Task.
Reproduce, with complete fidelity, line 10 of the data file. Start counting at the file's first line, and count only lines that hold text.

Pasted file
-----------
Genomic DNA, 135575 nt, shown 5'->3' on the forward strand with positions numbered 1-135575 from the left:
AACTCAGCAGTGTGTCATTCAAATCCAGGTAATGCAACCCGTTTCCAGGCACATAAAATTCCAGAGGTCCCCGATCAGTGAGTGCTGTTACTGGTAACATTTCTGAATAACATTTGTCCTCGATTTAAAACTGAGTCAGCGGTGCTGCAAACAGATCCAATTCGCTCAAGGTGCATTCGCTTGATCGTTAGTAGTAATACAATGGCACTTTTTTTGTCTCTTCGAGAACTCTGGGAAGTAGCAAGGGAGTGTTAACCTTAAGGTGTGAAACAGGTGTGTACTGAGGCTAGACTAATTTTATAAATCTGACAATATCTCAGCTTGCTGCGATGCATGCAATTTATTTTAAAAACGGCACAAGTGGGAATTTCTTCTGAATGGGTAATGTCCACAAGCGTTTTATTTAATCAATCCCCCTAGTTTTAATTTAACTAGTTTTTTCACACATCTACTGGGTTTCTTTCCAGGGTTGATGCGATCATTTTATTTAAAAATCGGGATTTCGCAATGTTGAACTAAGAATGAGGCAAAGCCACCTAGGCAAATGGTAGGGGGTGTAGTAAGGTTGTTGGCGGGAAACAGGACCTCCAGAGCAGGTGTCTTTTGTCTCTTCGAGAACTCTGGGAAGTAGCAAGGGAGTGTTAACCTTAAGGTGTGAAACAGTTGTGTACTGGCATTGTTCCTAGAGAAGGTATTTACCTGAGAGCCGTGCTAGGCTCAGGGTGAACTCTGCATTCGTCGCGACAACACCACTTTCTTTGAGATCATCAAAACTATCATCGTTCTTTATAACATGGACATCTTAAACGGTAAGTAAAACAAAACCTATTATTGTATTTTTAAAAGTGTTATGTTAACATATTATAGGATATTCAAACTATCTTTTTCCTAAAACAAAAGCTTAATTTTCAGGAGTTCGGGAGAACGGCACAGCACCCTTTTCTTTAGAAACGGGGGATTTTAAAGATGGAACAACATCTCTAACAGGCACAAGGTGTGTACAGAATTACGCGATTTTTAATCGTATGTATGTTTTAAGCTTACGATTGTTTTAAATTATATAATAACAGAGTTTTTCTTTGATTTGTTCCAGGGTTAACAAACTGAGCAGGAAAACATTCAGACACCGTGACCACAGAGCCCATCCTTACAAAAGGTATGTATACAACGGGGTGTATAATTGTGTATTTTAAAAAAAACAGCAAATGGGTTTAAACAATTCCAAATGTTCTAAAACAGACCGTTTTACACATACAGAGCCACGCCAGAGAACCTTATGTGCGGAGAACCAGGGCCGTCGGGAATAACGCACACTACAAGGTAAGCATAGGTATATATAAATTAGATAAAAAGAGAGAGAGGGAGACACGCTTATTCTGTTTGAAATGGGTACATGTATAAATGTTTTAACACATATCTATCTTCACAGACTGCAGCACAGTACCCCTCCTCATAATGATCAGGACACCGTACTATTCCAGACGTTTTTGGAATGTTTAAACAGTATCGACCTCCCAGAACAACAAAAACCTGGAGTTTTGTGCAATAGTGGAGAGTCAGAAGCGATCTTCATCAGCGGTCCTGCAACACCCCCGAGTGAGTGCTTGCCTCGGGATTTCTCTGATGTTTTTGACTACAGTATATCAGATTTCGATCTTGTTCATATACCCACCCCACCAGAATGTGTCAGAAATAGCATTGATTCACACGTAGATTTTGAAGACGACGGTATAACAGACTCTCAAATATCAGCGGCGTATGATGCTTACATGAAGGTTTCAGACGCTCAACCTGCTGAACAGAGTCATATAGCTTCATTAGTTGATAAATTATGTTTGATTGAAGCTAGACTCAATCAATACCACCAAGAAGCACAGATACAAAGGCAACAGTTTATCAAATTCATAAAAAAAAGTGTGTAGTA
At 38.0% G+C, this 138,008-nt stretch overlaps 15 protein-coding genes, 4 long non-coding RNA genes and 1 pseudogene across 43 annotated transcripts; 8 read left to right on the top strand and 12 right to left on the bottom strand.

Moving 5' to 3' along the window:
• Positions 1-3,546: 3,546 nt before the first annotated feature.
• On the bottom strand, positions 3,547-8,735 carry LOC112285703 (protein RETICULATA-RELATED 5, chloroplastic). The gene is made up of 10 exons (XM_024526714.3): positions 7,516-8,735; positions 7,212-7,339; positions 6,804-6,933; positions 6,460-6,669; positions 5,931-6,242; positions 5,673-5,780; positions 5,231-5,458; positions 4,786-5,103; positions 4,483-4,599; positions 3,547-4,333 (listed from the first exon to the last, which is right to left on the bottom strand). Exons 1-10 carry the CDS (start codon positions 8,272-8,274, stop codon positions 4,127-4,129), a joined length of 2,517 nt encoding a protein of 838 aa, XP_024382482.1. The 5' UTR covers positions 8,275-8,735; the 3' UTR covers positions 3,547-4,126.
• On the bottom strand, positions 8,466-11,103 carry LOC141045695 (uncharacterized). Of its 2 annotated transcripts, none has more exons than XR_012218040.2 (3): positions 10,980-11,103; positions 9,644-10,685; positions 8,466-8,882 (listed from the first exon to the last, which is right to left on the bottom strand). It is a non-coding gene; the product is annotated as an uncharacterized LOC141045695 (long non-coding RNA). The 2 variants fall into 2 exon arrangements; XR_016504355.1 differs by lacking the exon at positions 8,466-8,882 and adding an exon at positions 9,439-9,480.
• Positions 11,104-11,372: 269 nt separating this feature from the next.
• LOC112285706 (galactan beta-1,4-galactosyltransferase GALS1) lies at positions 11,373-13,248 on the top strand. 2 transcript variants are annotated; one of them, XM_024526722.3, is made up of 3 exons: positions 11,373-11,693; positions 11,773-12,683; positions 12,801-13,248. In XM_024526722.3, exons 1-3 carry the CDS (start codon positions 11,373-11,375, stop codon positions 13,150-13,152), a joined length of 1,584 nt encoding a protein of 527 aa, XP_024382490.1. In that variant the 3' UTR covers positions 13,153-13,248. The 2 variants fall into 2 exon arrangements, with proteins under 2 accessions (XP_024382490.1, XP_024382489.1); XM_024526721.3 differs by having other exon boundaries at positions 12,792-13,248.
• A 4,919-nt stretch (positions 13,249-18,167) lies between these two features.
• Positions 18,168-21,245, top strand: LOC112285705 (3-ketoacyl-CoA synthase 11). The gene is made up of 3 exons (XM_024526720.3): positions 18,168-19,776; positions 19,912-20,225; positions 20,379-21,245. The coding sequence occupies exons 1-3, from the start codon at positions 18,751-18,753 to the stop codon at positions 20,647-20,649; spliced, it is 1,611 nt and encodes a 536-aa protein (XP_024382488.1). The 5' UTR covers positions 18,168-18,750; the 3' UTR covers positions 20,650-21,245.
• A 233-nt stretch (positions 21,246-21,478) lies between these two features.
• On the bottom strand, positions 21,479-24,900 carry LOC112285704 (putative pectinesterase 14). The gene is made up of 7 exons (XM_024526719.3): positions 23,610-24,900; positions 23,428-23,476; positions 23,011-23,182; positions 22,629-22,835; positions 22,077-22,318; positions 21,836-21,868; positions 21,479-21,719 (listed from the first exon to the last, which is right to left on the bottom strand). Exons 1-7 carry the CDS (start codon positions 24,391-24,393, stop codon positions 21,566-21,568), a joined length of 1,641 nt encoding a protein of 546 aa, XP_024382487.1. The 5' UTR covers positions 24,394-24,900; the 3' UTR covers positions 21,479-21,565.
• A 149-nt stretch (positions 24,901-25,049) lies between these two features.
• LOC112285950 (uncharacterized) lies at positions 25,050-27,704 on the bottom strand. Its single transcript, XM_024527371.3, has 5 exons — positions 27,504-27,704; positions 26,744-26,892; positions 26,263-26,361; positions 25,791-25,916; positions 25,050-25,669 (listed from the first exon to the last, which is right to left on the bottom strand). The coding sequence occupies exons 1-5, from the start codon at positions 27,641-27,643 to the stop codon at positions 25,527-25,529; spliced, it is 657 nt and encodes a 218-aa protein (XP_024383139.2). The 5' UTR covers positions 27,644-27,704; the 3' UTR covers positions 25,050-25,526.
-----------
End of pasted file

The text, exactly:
• A 4,919-nt stretch (positions 13,249-18,167) lies between these two features.